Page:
Mezcal exploded into the mainstream in 2022. Success raises questions and expectations.
Like many of us, I am scratching my head at the fact that 2022 has come to an end. I have no idea where the year went but events are back, bars and restaurants are packed, and the world is moving forward. While the pandemic never ended, it seems like most people have decided to live as if it is in the rear view mirror. No one shared that perspective with the supply chain which continues to suffer from shortages and delays while rapid inflation has been a huge issue. So what does all of this mean for the world of mezcal?
Well, for one thing, demand for mezcal skyrocketed. According to Shanken News,
“Globally, Mezcal shipments surpassed one million 9-liter cases last year for the first time ever, after a 23% gain over 2020, according to Impact Databank. The U.S. remains the largest market for Mezcal—ahead of the home market of Mexico—and now represents over half of the global category. Last year’s volume in the U.S. was a three-fold increase compared to just four years prior. The pace had slowed to a modest 12.5% in 2020 due to the pandemic’s crippling effect on the on-premise sector, but the former trajectory has now resumed, and only spirits-based RTDs are currently growing faster than Mezcal.”
And forecasts do not see demand slowing: Mezcal is projected to be a billion dollar industry by 2025. We wouldn’t be surprised to see it happen sooner than that unless there is some threat to agave or a recession.
The agave dilemma
There has been a massive investment in the cultivation of agave, mostly in Oaxaca but also in Puebla. Spend time driving through the Valles Centrales and south from Matatlan toward the Istmo in Oaxaca and all you will see are fields of agave. This demonstrates great planning for future demand, but it is a slow building environmental issue. Hills are deforested, leading to erosion and soil degradation. The greater focus on mono cultivation impacts biodiversity while also diminishing traditional farming practices like the Milpa.
Then there is the question of who has access to agave. In areas governed by ejidos, or community property, there can be competition among makers of who gets access to the agaves. Sometimes small producers are priced out, as we heard in Puebla. The higher the price, the more difficult it becomes for a mezcalero to pass on those costs to a local market which cannot afford to buy mezcal priced above 500 pesos a liter. The demand for agave has even on occasion meant mezcal could cost as much as 1,000 pesos a liter for small production runs. One family even told us that they would have to stop producing mezcal until the cost of agave came down or they found a different source.
In other areas, like Sonora and Durango, the agave issue is that there isn’t enough. Gilberto Roldan, a mezcalero in Durango, told me that they are about 10 years behind Oaxaca when it comes to agave cultivation. Unless you are able to plant your own agave – like Origen Raiz, Cuero Viejo, and Clase Azul you are forced to compete for agaves on the open market. Rising prices squeeze out some makers while creating pressure on growers. Cenizo takes 12 years to grow, though vivero projects are showing it can be done in 10, so the variables are very difficult to manage. Several mezcaleros are also participating in the Sembrando Vida program but given that cultivation projects are just ramping up, we could see shortages over the next five to seven years.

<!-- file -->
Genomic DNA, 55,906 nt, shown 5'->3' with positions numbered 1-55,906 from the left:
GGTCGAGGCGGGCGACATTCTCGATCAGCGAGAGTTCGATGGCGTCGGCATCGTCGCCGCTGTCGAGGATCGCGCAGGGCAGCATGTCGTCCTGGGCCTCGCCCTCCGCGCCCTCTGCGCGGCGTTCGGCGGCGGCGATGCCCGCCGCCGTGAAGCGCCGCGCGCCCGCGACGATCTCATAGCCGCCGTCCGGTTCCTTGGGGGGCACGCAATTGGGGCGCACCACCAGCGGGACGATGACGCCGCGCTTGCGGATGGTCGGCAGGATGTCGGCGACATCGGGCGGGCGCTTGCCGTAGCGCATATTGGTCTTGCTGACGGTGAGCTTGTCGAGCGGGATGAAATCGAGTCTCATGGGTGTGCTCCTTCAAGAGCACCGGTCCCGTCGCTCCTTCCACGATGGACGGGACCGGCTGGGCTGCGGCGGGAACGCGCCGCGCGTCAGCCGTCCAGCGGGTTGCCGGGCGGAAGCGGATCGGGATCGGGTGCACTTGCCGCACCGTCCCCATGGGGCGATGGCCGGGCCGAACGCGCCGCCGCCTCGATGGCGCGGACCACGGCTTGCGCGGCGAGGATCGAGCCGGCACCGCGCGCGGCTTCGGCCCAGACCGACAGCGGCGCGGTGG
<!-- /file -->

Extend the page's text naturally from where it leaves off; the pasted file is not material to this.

In Sonora it is a similar story as I wrote about after my trip there. The impacts of the deep freeze that hit northern Sonora and wiped out the agave are still being felt. There are some vivero projects being implemented, but they are still young, and it is possible that demand for Bacanora could exceed availability.
When it comes to wild agaves, we should see the impact of some of the semi cultivation projects over the next couple of years. Some of these projects are showing reduced growing times because starts have spent their crucial first couple of years in protected environments. This could slow the deforestation crisis.
So yes, growing agave is crucial for the long term sustainability of agave spirits, but how it is being grown will be the crucial issue going forward.
Does this mean greater industrialization?
Obviously businesses will see opportunities to either get into the world of mezcal if they aren’t already there, and/or build a brand with a total focus on the bottom line. This has happened already and I think it is imperative that we recognize that the mezcal category is a business and always has been a business.